The stage has now been set for this feud to continue. One of my initial thoughts while watching the promo was that the feud itself seemed a bit contrived and forced. Michaels and Bret Hart despised each other so it is tough to believe that he would intentionally gift wrap the match for Hart by clubbing the Undertaker. With this fantastic main event, Taker and HBK did what great showmen do: they sold it. From the second the match started to the crazy climax I, as the viewer, felt that these two guys couldn’t stand each other. What started, for me, as a forced storyline just to get these two superstars in the ring ended with me begging for more. Things are just heating up and I can’t wait to watch the next two matches in the series!
Crowd – ****
Angle – ***
In Ring Action – *****
Shawn Michaels vs. The Undertaker – Hell in a Cell – Bad Blood 1997
After a great first match which created more questions than it answered, we move on to Taker vs. HBK part II. This time, they will be duking it out in the WWF’s first ever Hell in a Cell match. Coming into this assignment, I was unaware that this was the first of this legendary match type. It certainly makes sense though as whenever I think of Hell in a Cell, the first image that pops into my mind is the Undertaker tossing Mankind off the contraption. Can this second installment of Michaels vs. Undertaker live up to the massive hype created by the first? Let’s find out!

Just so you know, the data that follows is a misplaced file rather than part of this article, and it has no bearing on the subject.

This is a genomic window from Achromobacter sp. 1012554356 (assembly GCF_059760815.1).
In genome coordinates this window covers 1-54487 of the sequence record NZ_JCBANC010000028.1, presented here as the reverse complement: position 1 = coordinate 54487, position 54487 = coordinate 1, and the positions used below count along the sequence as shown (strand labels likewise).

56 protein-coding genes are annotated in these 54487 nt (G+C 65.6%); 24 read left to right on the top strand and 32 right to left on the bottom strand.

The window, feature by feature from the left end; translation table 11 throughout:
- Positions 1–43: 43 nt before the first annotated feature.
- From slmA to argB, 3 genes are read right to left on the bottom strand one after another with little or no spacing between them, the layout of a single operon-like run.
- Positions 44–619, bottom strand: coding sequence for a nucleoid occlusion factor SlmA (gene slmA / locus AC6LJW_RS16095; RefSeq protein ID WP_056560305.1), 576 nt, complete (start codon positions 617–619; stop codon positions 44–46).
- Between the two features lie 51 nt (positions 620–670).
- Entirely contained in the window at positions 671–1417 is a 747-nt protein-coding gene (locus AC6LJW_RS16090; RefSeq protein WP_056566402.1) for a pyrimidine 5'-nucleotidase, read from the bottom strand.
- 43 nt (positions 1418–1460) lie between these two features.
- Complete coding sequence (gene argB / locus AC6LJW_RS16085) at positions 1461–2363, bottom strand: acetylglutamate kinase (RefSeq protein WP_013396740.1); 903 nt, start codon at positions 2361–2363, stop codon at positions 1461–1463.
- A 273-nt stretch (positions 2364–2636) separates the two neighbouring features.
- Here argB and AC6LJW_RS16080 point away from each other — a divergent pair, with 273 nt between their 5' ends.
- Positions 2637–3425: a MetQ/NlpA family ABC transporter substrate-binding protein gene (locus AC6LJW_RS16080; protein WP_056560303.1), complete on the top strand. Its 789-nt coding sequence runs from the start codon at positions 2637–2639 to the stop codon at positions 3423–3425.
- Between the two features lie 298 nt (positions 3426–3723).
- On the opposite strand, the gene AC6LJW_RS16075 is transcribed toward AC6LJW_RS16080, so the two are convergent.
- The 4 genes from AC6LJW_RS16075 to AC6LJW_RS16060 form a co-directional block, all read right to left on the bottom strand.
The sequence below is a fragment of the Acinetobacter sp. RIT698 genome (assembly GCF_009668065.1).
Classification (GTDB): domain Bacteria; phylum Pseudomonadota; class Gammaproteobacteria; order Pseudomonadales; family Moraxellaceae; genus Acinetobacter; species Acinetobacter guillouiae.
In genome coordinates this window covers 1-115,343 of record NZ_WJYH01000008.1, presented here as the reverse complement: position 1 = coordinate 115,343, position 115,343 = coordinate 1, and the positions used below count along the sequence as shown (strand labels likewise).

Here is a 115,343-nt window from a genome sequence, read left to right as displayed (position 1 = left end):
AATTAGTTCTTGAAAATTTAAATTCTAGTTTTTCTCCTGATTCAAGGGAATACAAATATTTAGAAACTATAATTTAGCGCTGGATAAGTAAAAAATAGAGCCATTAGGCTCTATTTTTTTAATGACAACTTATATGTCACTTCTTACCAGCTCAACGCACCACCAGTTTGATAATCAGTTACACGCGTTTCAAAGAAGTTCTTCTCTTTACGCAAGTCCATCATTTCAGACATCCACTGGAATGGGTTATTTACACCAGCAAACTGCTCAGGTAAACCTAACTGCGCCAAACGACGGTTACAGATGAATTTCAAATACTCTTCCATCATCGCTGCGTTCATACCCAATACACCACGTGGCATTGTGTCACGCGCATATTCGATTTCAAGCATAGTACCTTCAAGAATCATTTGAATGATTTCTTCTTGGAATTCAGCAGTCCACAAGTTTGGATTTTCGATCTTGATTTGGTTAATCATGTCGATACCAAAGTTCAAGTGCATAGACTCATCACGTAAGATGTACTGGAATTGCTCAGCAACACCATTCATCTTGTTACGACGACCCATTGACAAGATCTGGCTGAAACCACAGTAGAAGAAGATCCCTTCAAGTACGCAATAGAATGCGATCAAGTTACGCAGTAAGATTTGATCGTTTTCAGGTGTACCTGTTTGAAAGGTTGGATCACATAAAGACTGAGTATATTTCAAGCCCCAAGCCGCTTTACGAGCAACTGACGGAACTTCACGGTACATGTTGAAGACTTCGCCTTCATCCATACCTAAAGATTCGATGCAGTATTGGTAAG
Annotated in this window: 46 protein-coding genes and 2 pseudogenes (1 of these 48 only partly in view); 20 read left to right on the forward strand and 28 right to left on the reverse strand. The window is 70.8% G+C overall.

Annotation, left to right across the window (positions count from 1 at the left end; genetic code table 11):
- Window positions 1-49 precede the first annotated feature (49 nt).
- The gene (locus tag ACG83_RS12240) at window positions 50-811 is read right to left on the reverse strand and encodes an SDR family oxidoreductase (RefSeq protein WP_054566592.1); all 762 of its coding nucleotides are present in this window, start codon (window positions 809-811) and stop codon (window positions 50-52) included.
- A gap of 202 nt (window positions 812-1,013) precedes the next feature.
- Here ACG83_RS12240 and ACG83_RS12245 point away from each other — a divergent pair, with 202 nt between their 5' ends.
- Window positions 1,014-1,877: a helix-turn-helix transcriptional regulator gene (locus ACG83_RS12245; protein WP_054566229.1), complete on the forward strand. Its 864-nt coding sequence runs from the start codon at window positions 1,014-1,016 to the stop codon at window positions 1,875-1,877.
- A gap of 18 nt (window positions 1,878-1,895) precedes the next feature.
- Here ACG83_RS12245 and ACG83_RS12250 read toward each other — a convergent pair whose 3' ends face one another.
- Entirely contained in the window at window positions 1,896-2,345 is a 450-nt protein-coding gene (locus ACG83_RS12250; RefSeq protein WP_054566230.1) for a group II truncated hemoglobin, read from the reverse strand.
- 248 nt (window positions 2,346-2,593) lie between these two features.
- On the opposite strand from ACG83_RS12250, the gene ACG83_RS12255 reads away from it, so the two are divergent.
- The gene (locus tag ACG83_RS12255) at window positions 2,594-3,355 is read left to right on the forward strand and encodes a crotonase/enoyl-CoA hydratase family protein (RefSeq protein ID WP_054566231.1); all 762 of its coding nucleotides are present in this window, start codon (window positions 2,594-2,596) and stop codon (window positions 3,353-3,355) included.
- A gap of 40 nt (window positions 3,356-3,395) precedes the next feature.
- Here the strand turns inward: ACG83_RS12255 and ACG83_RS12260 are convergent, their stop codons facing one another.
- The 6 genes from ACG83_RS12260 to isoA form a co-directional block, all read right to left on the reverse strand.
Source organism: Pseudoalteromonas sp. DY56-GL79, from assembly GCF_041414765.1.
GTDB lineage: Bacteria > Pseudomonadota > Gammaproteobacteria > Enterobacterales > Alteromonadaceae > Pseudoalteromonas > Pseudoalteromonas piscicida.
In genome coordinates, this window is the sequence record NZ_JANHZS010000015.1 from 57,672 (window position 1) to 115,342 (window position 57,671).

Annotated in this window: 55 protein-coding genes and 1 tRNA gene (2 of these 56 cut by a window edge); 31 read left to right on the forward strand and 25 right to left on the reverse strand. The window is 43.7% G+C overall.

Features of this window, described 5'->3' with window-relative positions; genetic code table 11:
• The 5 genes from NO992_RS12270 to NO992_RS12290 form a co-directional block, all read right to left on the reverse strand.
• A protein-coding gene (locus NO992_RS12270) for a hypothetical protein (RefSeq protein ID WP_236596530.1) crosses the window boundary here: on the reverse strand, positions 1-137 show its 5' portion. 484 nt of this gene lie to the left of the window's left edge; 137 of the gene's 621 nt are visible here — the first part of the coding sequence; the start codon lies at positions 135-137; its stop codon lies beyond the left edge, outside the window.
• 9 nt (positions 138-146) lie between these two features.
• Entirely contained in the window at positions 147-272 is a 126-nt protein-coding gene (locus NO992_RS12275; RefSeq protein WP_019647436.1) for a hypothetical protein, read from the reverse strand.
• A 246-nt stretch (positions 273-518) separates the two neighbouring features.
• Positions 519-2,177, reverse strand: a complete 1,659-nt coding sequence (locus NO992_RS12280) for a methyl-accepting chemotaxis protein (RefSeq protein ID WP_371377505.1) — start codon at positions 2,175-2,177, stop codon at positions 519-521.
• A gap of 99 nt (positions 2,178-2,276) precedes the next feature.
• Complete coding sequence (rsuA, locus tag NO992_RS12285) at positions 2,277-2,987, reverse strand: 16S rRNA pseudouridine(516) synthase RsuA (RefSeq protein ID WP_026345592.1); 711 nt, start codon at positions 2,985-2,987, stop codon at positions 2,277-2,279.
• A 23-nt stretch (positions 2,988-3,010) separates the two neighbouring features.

As both men are introduced you can cut the tension with a knife. Shawn is accompanied to the ring by Triple H, Chyna, and Rick Rude. Again, the Undertaker’s intro steals the show as the Deadman makes his way to the squared circle with hatred in his eyes. HBK’s DX cohorts are sent back to the locker room as the cell drops and is locked. The beginning of the match is all Undertaker as he pummels HBK. He gives the impression that he is taking out all of his frustrations from the first bout, and the way the feud has played out, on Shawn. Given that it is the first match of its kind, it is striking how much at home Taker looks in the Cell. As someone who is used to being interfered with and/or having his opponents turn and run, I would be willing to bet that he would like for all of his matches to take place in this format.